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or if he be a Leafsee, tho’ he be not willing of himself, yet he may be obliged to it by the Bi. thop, Dean, and Chapter, or Body, when he comes to renew his Leafe; but if the Fee be in himself, there is no way, but to depend on his Courtesy. This I speak, upon Suppofition, that the Rails are to be faften'd into the Free hold: for I suppose there can be no doubt, but that as the Parishioners have a Right in most Places, by Custom, to receive the Communiong, Marry, and in some Places, to hold their Ve ftries in the Chancel; so they have a Right to place all such things there, as are necessary or proper to those Ends; and why they may not have moveable Rails there, as well as a Table, I can see no just Cause. Generally there are in every Chancel Pews fastend to the Freehold, for the Use of the People when they Communi. Cate; and whether these may not, at the Difacretion of the People, be changed into Rails, I leave to the Learned in the Law to determine :But, if I was Church-Warden, I should presume that my Ordinary was consenting to the having Rails, as to be sure he is, if he be one that lias any regard to the Decency of Worship; and therefore should think it sufficient to alk the express Cone fent of Parfon and Parishioners, or the Majority of them. And if the Ordinary be never fo inuch disposed to remove Pews or Rails, erected with.out his License, yet there is no great Fear of his coming to the Knowledge of it, unless it be a Church in which he keeps his Visitation ; for he rarely looks into any other: and there is no great fear, that the Parishioners that do oppofe it, will go to the Ecclesiastical Court for Rea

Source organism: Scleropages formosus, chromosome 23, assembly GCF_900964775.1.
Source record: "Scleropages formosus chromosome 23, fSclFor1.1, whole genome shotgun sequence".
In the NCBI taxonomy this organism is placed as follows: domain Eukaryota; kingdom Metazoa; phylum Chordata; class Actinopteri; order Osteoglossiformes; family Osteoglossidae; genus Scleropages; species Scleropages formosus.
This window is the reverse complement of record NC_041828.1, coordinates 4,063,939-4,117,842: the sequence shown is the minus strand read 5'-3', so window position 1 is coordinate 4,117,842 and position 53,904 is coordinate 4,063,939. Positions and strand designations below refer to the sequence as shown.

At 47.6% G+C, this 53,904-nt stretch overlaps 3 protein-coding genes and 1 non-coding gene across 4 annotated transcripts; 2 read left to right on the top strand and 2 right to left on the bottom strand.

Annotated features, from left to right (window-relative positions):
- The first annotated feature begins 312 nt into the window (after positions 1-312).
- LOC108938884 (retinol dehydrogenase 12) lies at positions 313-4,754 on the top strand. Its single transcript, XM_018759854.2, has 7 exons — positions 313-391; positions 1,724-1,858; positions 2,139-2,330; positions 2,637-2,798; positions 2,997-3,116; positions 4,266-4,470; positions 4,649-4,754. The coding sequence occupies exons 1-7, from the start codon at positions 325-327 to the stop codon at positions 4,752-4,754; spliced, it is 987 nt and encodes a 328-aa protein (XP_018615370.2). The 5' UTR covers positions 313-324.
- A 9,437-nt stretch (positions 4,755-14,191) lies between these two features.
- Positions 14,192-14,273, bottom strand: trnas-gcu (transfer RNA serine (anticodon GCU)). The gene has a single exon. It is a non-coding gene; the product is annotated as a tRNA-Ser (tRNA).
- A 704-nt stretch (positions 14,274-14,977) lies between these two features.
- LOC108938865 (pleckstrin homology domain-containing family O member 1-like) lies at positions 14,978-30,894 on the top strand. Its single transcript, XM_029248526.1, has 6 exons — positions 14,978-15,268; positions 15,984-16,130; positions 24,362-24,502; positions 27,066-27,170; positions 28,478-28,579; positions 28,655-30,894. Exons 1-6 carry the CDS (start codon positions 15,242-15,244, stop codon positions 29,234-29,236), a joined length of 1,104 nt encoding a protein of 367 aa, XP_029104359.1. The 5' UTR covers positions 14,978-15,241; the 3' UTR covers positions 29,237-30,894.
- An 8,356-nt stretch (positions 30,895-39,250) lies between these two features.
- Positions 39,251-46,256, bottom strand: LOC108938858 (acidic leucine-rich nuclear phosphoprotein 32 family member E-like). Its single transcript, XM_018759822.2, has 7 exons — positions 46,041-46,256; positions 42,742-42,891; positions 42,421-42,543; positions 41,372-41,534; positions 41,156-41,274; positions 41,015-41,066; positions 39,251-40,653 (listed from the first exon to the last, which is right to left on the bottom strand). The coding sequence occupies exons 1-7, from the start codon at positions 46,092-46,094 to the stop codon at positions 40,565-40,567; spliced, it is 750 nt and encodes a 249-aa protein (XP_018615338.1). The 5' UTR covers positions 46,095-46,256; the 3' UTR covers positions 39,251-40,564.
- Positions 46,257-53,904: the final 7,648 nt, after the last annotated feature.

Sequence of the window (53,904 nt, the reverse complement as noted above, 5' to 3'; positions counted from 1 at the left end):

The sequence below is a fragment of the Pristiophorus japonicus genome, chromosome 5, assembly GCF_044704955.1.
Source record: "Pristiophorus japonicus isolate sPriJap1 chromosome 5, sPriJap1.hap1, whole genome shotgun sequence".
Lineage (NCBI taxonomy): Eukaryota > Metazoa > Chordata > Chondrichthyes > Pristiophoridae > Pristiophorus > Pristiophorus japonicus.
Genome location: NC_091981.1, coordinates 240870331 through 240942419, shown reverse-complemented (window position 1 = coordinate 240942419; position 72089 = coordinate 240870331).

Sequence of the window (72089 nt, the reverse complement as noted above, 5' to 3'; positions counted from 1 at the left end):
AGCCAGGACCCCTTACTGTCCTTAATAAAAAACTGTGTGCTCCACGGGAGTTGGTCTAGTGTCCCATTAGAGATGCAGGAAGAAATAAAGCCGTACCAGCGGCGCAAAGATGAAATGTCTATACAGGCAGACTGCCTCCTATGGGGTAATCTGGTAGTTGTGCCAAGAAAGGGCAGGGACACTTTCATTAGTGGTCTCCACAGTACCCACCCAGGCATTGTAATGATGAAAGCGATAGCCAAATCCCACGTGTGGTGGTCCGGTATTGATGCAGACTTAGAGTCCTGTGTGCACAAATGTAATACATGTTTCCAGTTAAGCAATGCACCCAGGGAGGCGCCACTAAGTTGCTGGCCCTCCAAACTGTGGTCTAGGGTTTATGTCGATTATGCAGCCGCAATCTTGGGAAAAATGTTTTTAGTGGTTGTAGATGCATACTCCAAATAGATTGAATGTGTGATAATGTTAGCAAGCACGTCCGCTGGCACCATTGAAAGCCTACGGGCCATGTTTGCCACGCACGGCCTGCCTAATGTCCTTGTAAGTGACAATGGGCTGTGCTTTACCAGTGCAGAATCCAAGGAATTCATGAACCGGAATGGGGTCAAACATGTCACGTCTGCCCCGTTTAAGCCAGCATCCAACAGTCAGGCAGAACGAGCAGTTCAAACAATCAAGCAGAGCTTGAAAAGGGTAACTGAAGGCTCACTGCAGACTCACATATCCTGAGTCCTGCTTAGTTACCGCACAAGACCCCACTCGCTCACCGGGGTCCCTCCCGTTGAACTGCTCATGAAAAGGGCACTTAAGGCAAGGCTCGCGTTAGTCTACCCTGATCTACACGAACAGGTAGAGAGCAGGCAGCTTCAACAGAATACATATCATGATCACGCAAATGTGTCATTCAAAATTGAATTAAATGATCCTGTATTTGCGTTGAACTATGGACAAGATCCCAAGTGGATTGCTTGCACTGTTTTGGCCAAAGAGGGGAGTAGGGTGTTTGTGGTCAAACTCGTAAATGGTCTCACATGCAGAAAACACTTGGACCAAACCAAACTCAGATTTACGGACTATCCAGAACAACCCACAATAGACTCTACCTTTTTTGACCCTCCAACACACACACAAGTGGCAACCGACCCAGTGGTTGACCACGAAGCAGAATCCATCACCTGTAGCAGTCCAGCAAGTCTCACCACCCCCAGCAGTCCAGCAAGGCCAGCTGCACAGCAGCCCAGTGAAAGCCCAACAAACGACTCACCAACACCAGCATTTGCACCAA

dress : for they know well enough, that all the Relief to be had there, in case they have a Majority against them, is, that a License will be put upon the Church-Wardens, and so the Charge be encreased.